Dozens of American sports associations have had to address this debate. At first, it seemed that males who “identify” as female could compete against females in any sport at any time. But in the past year, several governing bodies have revised those policies because of a severe backlash from female athletes and their supporters.
Last year, the NCAA revised its policy to say that each sport could make its own rules for participation.
After a male who said he identified as female won last year’s Tour of the Gila, a cycling stage race in New Mexico, the International Cycling Union decided this year that it would ban any male who has undergone puberty from competing in the women’s category.
The World Athletics Council this year adopted the same rules for track as it did for swimming last year. Athletes who have “transitioned” from male to female and gone through male puberty are banned from competing as women.
Besides a court challenge, which some female athletes have pursued, forcing a sports association to revise its rules on fair play by refusing to participate at all is the best possible way to ensure that females face fair competition and remain as safe as possible.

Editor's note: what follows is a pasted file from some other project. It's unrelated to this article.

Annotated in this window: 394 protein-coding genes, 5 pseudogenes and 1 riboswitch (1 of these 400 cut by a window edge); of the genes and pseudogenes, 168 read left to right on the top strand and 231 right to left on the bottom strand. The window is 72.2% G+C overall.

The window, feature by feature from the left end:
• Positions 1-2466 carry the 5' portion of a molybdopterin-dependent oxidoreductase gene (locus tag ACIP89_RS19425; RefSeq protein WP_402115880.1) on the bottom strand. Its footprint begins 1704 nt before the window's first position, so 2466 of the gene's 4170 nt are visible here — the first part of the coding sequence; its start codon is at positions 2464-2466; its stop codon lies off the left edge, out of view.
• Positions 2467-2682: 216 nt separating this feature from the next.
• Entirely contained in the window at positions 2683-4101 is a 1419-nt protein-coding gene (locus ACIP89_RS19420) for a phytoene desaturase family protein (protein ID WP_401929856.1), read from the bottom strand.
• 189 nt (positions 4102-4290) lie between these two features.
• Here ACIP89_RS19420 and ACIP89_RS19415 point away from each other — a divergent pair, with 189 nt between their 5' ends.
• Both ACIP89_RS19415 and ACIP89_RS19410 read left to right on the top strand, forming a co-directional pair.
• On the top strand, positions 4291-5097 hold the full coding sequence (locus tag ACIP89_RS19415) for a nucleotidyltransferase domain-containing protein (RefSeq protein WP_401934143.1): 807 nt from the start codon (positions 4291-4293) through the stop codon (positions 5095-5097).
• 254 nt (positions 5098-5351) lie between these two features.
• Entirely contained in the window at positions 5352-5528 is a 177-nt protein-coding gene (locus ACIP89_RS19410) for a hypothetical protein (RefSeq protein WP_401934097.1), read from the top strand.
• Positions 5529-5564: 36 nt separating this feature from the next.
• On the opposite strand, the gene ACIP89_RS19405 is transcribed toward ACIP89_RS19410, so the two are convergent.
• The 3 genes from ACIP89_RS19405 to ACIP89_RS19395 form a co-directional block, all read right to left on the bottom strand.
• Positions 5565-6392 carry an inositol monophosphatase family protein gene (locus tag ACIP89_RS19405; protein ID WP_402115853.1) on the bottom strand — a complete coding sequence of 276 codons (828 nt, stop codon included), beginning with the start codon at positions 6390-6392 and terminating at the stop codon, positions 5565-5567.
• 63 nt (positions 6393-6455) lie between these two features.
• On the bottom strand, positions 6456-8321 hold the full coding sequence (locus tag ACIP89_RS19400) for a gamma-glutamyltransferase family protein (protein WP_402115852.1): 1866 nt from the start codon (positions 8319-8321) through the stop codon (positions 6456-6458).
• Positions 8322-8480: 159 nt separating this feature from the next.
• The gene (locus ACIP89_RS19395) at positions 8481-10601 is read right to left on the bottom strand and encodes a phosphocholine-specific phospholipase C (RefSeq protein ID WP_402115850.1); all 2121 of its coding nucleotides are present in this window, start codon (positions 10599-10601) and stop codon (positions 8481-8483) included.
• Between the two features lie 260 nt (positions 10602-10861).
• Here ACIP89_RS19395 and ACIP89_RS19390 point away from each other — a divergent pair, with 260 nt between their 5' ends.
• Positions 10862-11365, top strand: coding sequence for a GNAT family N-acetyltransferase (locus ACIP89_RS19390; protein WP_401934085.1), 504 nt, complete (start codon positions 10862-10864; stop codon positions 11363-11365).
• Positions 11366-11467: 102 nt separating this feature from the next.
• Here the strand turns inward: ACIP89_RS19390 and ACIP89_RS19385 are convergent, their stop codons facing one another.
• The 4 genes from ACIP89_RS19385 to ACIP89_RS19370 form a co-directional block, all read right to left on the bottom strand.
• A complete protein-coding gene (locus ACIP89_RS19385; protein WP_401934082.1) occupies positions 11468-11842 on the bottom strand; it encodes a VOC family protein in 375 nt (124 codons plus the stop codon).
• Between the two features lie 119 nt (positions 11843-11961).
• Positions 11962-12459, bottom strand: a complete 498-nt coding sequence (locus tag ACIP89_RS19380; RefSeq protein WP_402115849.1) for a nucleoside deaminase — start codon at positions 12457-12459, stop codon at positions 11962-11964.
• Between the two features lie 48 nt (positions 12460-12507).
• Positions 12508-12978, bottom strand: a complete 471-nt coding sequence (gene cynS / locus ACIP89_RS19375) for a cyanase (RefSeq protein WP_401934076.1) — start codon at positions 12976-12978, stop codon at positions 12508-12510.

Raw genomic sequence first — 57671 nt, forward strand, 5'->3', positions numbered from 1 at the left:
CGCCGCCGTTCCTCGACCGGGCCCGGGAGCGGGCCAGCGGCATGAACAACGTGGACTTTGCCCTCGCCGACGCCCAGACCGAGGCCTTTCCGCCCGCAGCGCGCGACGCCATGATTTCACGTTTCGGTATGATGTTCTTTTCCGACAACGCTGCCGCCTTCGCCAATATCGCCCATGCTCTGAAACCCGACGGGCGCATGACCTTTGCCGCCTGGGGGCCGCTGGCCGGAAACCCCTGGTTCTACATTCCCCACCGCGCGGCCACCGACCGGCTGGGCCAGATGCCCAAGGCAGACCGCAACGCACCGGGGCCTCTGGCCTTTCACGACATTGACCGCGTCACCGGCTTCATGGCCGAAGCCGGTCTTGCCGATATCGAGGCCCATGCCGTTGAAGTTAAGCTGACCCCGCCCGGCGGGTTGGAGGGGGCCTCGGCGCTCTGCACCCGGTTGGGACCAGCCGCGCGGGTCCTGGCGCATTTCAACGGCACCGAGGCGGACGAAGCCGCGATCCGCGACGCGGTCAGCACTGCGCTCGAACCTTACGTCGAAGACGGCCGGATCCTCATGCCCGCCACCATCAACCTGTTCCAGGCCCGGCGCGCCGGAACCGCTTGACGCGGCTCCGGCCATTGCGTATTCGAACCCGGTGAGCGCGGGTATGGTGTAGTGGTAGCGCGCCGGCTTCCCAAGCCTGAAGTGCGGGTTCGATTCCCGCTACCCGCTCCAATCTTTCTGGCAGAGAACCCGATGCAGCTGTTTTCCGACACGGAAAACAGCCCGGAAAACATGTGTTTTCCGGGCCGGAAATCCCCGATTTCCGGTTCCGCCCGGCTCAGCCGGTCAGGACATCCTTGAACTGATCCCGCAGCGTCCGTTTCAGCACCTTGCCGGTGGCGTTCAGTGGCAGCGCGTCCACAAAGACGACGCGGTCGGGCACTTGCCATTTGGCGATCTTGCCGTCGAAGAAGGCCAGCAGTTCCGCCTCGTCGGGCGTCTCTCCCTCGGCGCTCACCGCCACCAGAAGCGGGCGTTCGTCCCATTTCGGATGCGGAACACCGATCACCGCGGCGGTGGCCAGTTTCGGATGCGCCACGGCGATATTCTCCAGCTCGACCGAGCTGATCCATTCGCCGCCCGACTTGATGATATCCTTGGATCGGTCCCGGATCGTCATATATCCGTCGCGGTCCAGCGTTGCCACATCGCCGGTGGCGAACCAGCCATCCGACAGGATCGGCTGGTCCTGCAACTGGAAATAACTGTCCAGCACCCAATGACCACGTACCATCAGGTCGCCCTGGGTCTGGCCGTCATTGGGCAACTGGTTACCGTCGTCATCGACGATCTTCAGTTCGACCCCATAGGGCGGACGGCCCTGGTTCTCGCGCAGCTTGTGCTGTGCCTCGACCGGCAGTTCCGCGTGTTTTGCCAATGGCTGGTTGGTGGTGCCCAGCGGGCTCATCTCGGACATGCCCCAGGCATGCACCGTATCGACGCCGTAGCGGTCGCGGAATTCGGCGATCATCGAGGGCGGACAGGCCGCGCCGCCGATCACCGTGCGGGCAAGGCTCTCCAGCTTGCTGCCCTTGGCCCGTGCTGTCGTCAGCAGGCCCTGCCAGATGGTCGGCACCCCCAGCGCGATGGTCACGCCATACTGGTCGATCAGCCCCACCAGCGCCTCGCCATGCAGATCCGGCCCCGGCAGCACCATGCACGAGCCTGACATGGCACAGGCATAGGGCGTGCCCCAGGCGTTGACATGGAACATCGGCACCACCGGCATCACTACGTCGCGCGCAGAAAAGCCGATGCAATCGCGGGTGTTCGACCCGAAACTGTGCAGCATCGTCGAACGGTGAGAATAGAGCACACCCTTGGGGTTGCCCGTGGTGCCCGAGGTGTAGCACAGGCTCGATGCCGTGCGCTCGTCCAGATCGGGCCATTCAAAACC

It’s unfortunate that some women missed out on sports tournaments under previous policies, which allowed unfair competition. But quitting temporarily, as in the case of the North American Grappling Association, paid off in the long run.
NAGA’s much-needed revision of policy is also proof that media coverage performs a necessary good by exposing the unfairness of these policies or highlighting social media posts that expose what really happens when post-puberty males compete against females.
To many progressives, on paper, policies that allow male athletes who say they identify as female to compete against females sound like inclusion and a way to promote fairness. But in reality, such policies hurt females’ safety, privacy, and opportunity to participate in a fair competition.